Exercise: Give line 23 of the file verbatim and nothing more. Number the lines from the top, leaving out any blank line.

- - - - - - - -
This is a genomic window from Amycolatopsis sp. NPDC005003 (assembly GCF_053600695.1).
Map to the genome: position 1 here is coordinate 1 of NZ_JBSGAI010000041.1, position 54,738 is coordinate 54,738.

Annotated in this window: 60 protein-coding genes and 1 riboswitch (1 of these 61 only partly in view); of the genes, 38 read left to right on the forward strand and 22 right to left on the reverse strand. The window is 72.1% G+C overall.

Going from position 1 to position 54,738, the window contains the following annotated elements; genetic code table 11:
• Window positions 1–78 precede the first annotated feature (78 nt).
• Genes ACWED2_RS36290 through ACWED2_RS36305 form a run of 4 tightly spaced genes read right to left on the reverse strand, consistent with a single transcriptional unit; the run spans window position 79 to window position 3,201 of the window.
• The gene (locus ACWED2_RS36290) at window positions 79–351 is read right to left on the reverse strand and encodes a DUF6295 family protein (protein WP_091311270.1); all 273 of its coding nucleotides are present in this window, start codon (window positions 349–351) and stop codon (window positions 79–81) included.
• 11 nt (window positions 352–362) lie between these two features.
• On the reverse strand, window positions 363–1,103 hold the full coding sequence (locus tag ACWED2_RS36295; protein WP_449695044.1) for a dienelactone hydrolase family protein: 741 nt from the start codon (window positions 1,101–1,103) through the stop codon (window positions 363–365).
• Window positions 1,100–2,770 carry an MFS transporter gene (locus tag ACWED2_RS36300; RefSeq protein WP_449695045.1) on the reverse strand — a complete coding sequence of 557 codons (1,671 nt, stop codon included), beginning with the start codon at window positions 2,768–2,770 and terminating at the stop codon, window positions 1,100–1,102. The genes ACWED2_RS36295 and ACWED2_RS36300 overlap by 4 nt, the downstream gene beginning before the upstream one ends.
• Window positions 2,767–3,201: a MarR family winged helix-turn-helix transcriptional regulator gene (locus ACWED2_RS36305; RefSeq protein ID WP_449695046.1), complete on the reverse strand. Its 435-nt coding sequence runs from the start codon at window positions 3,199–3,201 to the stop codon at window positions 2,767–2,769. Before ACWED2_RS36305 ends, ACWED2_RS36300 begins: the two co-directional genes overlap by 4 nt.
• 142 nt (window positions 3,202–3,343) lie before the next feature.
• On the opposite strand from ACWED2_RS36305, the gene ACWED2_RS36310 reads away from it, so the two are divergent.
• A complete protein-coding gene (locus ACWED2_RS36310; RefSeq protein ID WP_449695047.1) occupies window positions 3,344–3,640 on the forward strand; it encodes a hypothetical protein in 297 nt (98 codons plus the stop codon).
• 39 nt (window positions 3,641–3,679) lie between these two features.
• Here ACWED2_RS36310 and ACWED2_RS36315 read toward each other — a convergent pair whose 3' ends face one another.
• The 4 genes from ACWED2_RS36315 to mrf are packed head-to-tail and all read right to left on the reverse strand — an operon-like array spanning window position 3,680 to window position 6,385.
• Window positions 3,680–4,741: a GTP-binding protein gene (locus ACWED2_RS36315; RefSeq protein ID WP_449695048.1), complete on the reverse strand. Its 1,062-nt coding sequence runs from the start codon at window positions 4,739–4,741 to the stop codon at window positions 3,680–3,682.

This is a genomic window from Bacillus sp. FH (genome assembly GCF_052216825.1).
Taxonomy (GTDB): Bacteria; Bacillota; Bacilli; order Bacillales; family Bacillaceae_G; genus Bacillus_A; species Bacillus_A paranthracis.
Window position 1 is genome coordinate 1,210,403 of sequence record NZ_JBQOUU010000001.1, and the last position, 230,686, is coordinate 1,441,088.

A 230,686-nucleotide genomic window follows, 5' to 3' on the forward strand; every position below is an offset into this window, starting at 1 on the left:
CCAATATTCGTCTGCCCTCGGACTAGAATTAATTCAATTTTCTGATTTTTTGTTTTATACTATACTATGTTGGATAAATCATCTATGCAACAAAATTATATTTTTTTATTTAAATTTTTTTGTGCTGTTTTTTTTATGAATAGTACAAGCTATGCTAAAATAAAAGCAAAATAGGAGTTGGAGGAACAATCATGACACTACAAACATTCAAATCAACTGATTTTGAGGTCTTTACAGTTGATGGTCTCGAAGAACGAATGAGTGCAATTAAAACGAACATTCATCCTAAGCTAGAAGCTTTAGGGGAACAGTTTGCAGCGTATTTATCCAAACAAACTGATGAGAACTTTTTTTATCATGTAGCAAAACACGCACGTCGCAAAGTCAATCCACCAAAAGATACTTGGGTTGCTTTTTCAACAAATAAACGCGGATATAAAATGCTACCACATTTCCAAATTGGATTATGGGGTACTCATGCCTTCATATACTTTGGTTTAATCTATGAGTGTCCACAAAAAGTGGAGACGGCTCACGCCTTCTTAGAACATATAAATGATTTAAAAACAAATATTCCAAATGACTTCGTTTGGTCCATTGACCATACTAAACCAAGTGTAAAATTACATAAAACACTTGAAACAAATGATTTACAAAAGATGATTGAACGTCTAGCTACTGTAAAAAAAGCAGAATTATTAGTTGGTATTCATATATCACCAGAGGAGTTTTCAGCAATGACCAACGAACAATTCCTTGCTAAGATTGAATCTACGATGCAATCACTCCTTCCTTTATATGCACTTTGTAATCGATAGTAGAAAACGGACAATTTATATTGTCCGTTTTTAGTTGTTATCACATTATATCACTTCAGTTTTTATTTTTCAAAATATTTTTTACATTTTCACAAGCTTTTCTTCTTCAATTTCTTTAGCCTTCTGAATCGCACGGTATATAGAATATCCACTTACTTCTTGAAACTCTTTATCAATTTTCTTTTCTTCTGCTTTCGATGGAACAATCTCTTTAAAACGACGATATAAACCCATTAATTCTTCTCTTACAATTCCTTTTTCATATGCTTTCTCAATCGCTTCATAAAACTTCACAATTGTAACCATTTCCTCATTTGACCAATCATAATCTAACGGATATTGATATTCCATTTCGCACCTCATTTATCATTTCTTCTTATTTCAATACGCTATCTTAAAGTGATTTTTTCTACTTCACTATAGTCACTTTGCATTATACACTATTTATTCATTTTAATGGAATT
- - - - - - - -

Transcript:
CCAATATTCGTCTGCCCTCGGACTAGAATTAATTCAATTTTCTGATTTTTTGTTTTATACTATACTATGTTGGATAAATCATCTATGCAACAAAATTATATTTTTTTATTTAAATTTTTTTGTGCTGTTTTTTTTATGAATAGTACAAGCTATGCTAAAATAAAAGCAAAATAGGAGTTGGAGGAACAATCATGACACTACAAACATTCAAATCAACTGATTTTGAGGTCTTTACAGTTGATGGTCTCGAAGAACGAATGAGTGCAATTAAAACGAACATTCATCCTAAGCTAGAAGCTTTAGGGGAACAGTTTGCAGCGTATTTATCCAAACAAACTGATGAGAACTTTTTTTATCATGTAGCAAAACACGCACGTCGCAAAGTCAATCCACCAAAAGATACTTGGGTTGCTTTTTCAACAAATAAACGCGGATATAAAATGCTACCACATTTCCAAATTGGATTATGGGGTACTCATGCCTTCATATACTTTGGTTTAATCTATGAGTGTCCACAAAAAGTGGAGACGGCTCACGCCTTCTTAGAACATATAAATGATTTAAAAACAAATATTCCAAATGACTTCGTTTGGTCCATTGACCATACTAAACCAAGTGTAAAATTACATAAAACACTTGAAACAAATGATTTACAAAAGATGATTGAACGTCTAGCTACTGTAAAAAAAGCAGAATTATTAGTTGGTATTCATATATCACCAGAGGAGTTTTCAGCAATGACCAACGAACAATTCCTTGCTAAGATTGAATCTACGATGCAATCACTCCTTCCTTTATATGCACTTTGTAATCGATAGTAGAAAACGGACAATTTATATTGTCCGTTTTTAGTTGTTATCACATTATATCACTTCAGTTTTTATTTTTCAAAATATTTTTTACATTTTCACAAGCTTTTCTTCTTCAATTTCTTTAGCCTTCTGAATCGCACGGTATATAGAATATCCACTTACTTCTTGAAACTCTTTATCAATTTTCTTTTCTTCTGCTTTCGATGGAACAATCTCTTTAAAACGACGATATAAACCCATTAATTCTTCTCTTACAATTCCTTTTTCATATGCTTTCTCAATCGCTTCATAAAACTTCACAATTGTAACCATTTCCTCATTTGACCAATCATAATCTAACGGATATTGATATTCCATTTCGCACCTCATTTATCATTTCTTCTTATTTCAATACGCTATCTTAAAGTGATTTTTTCTACTTCACTATAGTCACTTTGCATTATACACTATTTATTCATTTTAATGGAATT